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Violin Lessons: Introduction to Orchestral Excerpts

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[MUSIC].
We study orchestral excerpts because
they're the gateway to getting
into orchestras.
And orchestras ask for
excerpts as part of their auditions
because they're very revealing.
They reveal, in this order, a candidates
rhythm, pitch, and then,
their overall musical maturity and
understanding.
Now, when you play an orchestra excerpt,
you have to make an impression right away.
The committee's first impression of your
sound on each segment,
excerpt is all important.
And that difficulty is compounded because
these excerpts tend to be very short and
in an audition you move from one to the
other pretty quickly.
So, it's vital that you have the ability
to set the character, and
set the tempo and the rhythm, and the
sound right away.
So for that reason, when you practice
these,
pay special attention to how you begin
each one, your opening routine, physically
how you get the instrument ready and how
you start the very first notes.
This is more difficult in an audition, of
course,
because you have to perform under
pressure.
So, all the time in these video lessons, I
talk about how to ease the pressure, how
to deal with it, and how to give yourself
the best chance to get a great start.
Excerpts can also be used like etudes,
because each one will contain
a certain challenge, a certain test for
the bow or the left hand.
Most of them contain combinations of
challenges.
So that's your job, is to solve those and
add those combinations to your repertoire.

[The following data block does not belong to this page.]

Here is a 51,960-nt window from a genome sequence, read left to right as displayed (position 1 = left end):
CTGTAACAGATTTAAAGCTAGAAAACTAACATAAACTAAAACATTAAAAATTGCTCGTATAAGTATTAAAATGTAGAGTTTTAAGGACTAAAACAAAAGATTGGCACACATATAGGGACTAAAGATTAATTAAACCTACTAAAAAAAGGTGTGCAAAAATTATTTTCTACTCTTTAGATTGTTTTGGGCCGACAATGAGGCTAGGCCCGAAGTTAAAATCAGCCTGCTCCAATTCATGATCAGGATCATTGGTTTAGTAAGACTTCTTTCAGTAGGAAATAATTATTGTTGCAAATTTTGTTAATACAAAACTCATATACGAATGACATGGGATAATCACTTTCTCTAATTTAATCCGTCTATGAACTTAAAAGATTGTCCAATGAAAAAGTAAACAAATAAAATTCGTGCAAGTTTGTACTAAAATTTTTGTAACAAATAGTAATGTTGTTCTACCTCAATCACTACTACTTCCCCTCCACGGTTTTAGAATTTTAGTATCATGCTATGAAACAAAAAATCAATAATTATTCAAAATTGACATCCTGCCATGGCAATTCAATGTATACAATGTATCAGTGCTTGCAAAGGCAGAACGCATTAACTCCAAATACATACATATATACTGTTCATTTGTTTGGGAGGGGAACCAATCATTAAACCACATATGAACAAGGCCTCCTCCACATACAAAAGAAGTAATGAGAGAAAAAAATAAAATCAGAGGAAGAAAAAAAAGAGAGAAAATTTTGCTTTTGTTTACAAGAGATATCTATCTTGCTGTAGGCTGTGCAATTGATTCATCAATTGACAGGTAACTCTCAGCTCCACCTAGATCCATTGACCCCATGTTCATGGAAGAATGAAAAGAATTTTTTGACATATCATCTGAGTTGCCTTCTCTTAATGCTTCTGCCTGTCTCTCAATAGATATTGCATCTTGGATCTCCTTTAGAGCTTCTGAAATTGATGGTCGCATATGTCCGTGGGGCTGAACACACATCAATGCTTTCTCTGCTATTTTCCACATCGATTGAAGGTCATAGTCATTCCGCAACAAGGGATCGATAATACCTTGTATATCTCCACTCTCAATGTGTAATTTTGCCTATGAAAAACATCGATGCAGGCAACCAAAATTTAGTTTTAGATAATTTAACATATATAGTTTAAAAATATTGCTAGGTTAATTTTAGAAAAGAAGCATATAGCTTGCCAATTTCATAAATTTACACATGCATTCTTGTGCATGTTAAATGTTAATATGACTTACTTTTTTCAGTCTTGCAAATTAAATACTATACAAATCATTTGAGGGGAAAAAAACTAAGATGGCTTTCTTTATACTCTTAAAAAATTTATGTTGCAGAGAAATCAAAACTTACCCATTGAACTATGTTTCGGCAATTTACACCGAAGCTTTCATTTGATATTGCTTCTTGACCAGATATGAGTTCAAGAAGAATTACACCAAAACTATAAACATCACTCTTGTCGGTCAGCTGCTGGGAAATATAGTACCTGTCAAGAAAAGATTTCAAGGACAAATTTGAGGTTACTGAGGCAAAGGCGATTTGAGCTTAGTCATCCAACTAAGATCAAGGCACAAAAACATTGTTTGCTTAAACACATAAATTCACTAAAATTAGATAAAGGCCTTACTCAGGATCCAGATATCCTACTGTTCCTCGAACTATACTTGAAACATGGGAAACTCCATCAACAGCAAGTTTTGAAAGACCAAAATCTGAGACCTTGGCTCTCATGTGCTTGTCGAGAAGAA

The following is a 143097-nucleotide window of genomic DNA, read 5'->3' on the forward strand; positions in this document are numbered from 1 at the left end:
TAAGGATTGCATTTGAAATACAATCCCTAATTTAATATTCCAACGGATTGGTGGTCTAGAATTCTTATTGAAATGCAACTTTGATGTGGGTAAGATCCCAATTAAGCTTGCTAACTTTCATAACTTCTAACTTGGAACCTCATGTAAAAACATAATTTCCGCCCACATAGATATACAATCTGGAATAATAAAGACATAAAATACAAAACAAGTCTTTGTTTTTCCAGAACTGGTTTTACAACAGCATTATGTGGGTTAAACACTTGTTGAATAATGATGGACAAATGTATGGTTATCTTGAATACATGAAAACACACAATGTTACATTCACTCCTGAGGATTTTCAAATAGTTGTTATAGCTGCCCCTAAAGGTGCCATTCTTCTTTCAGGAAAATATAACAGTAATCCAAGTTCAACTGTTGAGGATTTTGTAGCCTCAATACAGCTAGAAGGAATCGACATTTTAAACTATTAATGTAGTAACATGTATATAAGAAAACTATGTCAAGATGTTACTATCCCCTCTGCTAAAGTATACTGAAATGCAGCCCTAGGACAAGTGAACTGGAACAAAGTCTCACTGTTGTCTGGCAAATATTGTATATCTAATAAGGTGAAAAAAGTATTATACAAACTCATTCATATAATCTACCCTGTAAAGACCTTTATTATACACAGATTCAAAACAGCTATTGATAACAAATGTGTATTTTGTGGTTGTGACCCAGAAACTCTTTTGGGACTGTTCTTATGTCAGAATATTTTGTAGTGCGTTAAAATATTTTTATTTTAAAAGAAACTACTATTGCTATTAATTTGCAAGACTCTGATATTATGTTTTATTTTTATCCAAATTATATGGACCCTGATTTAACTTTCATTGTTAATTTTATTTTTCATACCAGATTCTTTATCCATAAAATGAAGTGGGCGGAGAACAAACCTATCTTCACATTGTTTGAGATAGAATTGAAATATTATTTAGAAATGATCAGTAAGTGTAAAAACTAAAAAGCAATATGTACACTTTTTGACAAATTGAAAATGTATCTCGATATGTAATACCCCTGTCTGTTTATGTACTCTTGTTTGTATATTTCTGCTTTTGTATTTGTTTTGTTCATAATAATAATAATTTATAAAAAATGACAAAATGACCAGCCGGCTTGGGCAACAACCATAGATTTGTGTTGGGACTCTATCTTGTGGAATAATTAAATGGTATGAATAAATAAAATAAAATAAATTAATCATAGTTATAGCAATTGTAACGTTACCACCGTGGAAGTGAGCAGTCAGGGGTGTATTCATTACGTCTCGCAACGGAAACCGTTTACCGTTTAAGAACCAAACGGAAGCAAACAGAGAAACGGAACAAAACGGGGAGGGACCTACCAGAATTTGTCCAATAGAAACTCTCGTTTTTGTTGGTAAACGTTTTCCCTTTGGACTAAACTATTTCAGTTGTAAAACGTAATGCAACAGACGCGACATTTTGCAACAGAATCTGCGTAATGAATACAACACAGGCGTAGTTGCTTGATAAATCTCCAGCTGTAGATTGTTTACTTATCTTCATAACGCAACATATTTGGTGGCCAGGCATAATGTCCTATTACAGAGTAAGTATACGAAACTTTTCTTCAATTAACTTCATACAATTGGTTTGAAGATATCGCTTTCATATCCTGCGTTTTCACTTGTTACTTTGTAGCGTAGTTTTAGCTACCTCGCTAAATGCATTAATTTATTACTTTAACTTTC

So they're great to work on, like etudes,
even if you're not about to take an
audition.
Now, a very great feature here at
ArtistWorks,
we give you piano tracks that you can
listen to and play along with.
They provide an important context because
each of these excerpts, of course,
comes from a much larger piece.
And when you're playing an excerpt, you're
only playing one line.
There are a hundred other lines that may
be going on.
So, our very able pianist has reduced
those
to the most important ones that give you
the context.
This also provides one viable tempo.
It's not the only tempo that's allowable
for the excerpt.
But it's the one that I chose to play
with, and
it'll give you a ballpark idea if you're
not familiar with the excerpt.
Now, remember that the piano tracks are
not a crutch, because while you should use
them to check your pulse, check your
rhythm and check your pitch, unfortunately
in an audition you don't get to play with
accompaniment for the excerpts.
You may with a concerto.
But never for the excerpts, so, if you're
preparing for
an audition, you must be able to feel that
pulse internally.
But playing with that piano track can be a
great way to ease that transition,
to really feel what it feels like to sit
back on a run of sixteenths.
Or to move forward during,
during an accelerando, to hear the harmony
underneath you.
Now, in these videos, you can hear me and
see me play these excerpts.
See exactly what I do with my bow in the
left hand,
and you'll be able to get your own, get
feedback on your own videos and
ask me questions, but only if you submit
videos.
So, if you're working on an excerpt from
this curriculum, or any other excerpt for
an audition, or just for your own
progress, send me a video of it.
And you can do that alone or with the
piano track.
If you are preparing for an upcoming
audition, I'd prefer to hear you play
alone without the backing track because in
the audition, that's how you'll be judged.
And I wanna be able to give you feedback
from that same standpoint.
Remember that you should only send me one
excerpt per video.
And if you've already got a video from me
waiting in the queue,
whether it's an excerpt or a solo piece or
what have you, I'd like you to wait until
I've given you feedback on that video,
before sending me the excerpt.
Because I may find things to help you
with,
that you could incorporate into the
excerpt study.
I look forward to seeing your excerpt
submissions.
[MUSIC].